Virginia Republicans, governor continue to brawl over felon voting rights

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The six-month long battle over felon rights restoration between Gov. Terry McAuliffe and the Virginia Republican Caucus is showing no signs of slowing down before the election. 

It all started with an executive order. McAuliffe wanted a blanket restoration of Virginia felon’s voting rights, but that didn’t exactly go over will with many Virginia Republicans. 

“The issue that I have with what the governor is doing is that there are individuals who are still serving active sentences. They haven’t been released off probation and still owe money to their victims,” said Delegate Chris Collins (R-District 29). 

Republicans filed and won a lawsuit against the governor in Virginia Supreme Court in July, but in response, McAuliffe began personally restoring rights to the 13,00 felons who were impacted.

“I believe that this was an attempt to add a whole bunch of voters in attempt to sway what they believe would be Democratic voters. Something similar was tried four years ago without success,” Collins said.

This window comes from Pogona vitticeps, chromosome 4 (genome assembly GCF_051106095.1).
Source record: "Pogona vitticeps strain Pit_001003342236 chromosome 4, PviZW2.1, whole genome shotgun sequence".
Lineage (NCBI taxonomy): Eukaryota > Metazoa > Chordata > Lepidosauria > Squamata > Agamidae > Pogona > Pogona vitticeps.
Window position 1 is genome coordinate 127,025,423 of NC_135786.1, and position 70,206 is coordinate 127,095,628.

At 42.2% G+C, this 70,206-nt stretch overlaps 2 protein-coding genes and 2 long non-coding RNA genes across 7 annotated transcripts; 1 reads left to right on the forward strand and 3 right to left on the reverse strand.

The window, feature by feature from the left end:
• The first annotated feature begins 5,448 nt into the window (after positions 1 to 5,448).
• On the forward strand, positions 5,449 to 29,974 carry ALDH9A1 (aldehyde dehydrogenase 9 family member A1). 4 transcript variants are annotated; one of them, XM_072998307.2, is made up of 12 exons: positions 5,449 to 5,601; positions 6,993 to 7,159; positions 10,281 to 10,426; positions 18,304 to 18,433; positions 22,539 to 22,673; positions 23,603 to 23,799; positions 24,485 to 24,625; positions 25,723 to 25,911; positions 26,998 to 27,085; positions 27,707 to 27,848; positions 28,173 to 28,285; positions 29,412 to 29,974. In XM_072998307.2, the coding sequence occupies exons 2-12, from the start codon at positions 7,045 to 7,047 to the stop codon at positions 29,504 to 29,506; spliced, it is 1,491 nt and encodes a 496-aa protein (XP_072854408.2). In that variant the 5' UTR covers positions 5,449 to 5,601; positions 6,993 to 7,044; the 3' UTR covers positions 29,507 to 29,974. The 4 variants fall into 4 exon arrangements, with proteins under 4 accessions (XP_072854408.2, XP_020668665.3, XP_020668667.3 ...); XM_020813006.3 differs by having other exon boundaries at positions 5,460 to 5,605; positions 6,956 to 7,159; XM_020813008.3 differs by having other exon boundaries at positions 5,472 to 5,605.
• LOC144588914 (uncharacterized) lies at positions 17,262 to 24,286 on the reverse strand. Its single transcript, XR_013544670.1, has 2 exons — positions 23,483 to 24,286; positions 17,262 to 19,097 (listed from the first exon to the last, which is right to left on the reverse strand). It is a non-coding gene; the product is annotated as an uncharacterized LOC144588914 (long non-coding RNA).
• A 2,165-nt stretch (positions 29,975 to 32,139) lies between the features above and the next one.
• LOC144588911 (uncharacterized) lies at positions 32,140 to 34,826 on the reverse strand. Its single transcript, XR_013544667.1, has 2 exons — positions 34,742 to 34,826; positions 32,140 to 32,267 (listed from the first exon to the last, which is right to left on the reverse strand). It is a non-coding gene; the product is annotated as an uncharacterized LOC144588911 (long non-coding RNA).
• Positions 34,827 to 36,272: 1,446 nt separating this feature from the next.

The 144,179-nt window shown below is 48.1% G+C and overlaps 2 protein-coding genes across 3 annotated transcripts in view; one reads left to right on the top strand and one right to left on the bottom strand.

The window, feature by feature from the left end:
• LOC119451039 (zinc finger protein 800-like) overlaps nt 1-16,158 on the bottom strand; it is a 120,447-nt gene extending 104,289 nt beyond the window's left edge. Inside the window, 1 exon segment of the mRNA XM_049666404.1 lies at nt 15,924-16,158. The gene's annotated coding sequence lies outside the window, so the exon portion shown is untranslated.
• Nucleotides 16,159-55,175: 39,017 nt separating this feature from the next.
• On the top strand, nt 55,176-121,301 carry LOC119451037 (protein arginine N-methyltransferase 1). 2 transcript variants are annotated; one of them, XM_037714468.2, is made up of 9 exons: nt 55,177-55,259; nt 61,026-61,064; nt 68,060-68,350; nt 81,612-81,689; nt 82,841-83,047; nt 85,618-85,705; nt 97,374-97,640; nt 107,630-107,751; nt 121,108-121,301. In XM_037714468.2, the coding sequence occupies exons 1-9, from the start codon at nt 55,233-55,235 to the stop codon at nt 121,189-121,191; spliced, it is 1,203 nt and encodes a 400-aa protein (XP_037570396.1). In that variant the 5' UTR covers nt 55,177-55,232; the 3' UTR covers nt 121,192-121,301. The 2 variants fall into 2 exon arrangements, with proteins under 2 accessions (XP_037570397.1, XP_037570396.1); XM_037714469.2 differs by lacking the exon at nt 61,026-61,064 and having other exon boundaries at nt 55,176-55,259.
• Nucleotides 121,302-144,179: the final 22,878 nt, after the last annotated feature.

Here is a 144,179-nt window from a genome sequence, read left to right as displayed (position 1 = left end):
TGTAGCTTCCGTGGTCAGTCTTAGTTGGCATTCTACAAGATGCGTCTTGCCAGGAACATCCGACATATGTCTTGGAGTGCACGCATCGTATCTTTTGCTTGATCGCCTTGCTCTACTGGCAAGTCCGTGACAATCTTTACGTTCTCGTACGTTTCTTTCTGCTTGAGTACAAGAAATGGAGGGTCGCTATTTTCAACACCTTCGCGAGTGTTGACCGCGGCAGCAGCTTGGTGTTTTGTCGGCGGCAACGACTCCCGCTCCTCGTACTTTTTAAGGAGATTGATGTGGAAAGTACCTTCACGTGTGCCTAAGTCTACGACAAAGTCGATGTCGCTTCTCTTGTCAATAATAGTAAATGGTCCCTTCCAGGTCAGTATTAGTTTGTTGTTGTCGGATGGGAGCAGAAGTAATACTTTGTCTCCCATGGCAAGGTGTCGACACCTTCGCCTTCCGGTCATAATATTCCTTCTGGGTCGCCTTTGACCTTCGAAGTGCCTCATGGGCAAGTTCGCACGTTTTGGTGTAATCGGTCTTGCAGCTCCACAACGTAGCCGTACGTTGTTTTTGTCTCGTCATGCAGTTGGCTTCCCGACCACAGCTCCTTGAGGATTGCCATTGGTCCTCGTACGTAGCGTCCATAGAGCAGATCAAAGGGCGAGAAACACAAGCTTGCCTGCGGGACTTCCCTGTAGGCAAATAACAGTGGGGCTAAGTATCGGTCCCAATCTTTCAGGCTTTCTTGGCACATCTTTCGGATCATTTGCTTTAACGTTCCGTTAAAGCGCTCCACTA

Collins said his party is supportive of felons who have paid all of their debts to society voting, but he said restrictions are necessary.

“There are some laws that we are working on right now to try to make the process more simplified in order to allow felons to get their voting rights back, but there actually has to be a system to be able to do that,” Collins said. 

WHAG spoke to several felons who didn’t want to face public scrutiny, but many other Virginia residents were quick to offer their support. 
 
“I agree that all felons should have the right to vote and I believe that all prisoners should be able to cast an absentee ballot. I believe nobody that is a citizen of the U.S. should be denied the right to vote,” said Daren Johnson. 
 
“Well, I think there’s been a good bit done to try to take away voting rights in a lot of different states. So, if the felons have served their time and duty, I don’t see why they should be denied the right to vote,” said Michael Shipley. 
 
Last week, McAuliffe extended the voter registration deadline by 24 hours in order to ensure that every Virginian has the opportunity to cast a ballot in November. 

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